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Urban Design Studio: Ecologies of Public Space

Open , Seminar—Fall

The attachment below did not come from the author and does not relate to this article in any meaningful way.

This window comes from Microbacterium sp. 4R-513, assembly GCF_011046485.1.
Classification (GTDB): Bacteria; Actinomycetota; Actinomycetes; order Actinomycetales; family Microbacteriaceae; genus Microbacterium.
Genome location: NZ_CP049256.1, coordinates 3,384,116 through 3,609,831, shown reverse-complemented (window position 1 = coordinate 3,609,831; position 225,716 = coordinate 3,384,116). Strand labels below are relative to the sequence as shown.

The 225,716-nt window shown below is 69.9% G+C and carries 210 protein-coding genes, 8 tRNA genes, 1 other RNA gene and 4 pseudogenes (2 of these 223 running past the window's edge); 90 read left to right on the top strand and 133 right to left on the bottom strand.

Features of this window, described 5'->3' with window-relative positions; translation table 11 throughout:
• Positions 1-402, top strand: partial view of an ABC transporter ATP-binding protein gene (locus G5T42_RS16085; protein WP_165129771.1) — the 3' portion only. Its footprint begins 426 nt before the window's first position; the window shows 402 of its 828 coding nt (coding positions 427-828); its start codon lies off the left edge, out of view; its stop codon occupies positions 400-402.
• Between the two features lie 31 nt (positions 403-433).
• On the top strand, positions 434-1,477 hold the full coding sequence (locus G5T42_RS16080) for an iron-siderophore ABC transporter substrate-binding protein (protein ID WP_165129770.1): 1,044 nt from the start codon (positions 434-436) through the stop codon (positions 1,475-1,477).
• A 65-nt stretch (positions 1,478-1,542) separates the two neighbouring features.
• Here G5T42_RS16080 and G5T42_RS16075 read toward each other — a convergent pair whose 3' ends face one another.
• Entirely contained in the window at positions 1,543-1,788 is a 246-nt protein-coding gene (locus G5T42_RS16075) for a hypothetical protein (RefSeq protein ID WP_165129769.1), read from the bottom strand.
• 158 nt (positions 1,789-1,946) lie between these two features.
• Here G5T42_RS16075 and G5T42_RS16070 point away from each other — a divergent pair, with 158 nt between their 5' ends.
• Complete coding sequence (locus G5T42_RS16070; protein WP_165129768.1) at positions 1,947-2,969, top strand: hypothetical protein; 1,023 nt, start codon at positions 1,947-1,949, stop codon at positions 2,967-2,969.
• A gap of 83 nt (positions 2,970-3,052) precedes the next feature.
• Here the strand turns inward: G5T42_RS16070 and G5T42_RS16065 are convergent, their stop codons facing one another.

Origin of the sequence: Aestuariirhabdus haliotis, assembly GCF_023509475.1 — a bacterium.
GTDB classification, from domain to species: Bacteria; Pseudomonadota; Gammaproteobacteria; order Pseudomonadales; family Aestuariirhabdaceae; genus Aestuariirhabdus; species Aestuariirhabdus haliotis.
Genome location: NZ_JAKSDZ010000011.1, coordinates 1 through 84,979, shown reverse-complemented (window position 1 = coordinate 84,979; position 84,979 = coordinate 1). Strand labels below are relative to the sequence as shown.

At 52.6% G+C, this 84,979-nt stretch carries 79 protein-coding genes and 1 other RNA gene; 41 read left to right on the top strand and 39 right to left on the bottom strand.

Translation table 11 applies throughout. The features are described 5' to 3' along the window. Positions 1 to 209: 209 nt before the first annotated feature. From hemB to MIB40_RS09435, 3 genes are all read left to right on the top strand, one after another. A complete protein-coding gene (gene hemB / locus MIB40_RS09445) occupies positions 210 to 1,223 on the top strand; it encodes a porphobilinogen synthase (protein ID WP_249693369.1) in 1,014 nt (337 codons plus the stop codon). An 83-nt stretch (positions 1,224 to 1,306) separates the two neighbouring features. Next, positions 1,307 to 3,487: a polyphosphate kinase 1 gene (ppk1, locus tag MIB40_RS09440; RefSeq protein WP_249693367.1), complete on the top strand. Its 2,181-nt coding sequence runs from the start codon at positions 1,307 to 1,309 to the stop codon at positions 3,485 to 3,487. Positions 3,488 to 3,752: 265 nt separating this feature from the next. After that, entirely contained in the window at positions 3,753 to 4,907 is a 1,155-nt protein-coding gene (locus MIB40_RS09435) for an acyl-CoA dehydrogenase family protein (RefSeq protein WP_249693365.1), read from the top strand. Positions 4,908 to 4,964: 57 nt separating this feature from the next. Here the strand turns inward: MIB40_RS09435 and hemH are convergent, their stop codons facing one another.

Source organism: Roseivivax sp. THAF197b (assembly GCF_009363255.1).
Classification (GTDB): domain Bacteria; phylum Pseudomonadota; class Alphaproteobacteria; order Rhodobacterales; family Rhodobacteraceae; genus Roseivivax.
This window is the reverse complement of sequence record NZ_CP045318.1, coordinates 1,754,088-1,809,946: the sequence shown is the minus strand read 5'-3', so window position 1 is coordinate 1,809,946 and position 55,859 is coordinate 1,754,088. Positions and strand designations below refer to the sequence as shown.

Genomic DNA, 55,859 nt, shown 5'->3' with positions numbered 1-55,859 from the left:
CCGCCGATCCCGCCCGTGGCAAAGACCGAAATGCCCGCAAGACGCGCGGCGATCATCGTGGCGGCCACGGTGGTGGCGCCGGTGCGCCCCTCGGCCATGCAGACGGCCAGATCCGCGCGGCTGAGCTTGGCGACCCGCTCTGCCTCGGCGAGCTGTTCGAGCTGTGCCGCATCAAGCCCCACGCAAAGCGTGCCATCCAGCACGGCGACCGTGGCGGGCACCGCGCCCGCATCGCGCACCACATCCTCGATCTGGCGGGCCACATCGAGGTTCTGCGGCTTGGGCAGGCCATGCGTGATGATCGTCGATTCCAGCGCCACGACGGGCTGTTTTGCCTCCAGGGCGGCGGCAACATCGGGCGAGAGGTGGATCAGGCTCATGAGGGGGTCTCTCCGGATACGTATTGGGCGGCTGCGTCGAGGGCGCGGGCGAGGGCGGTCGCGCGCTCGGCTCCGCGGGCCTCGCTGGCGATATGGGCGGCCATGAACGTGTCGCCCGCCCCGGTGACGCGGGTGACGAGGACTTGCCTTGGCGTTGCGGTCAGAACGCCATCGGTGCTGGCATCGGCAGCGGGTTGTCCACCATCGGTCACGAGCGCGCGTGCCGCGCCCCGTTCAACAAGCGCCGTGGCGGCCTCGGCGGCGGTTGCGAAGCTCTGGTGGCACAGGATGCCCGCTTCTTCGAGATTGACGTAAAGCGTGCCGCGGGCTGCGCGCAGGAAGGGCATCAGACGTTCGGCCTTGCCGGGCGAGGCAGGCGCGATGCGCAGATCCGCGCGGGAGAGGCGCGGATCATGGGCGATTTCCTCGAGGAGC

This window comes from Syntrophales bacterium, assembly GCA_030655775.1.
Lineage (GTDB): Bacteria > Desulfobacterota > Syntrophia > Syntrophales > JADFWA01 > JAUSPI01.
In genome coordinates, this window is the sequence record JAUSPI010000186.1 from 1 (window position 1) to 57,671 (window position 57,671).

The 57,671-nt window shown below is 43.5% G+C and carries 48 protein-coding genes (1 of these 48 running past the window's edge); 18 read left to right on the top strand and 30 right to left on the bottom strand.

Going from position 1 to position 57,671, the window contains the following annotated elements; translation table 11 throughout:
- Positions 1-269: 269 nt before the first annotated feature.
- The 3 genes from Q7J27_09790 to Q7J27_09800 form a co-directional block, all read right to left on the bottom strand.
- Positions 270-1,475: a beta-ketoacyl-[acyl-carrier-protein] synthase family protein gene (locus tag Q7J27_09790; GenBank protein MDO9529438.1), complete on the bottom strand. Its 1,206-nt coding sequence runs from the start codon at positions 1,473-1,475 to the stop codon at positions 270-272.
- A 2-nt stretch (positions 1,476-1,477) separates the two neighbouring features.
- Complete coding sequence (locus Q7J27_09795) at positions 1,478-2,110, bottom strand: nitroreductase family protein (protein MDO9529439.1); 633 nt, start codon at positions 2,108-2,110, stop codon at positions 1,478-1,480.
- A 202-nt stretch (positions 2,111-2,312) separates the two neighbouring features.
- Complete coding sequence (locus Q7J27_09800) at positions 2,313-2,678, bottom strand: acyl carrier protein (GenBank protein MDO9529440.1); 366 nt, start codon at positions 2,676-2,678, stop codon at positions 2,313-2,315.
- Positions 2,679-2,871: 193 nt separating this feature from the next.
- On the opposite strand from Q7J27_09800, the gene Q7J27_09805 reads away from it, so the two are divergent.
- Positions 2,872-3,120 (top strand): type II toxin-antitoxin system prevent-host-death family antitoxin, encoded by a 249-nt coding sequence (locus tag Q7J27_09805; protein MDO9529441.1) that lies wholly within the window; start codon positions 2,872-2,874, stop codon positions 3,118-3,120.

This studio course is a hands-on introduction to urban design as a situated cultural practice. Using New York City as our living laboratory, we explore the life and design of its many public spaces. From parks, plazas, and open spaces to public institutions and infrastructural landscapes, our goal is to examine urban forms and processes in relation to wider social, political, and environmental concerns. In positing the contemporary city as a dynamic but legible formation subject to ongoing and perpetual change, this course explores the tensions between contemporary culture’s progressive dynamism—our ceaseless need to renew, refresh, and reinvent ourselves—and the material inertia of our architectural inheritance. Through a structured process of research, observation, and analysis, we uncover and interrogate New York City’s myriad social, cultural, and ecological networks; situate them in their historical and architectural contexts; and then record, reimagine, and ultimately reconfigure them using the tools of urban design. Experimentation with drawing, diagramming, mapping, model building, storytelling, and collage encourages students to think through making and to take creative and intellectual risks in service of invention and discovery. Studio work balances collective and individual efforts, while site visits, case studies, readings, and discussions provide support by raising issues of environmental sustainability, urban climate resilience, and social and economic justice in city planning and development. Experience with drawing, modeling, and other analog or digital design media is helpful but not required.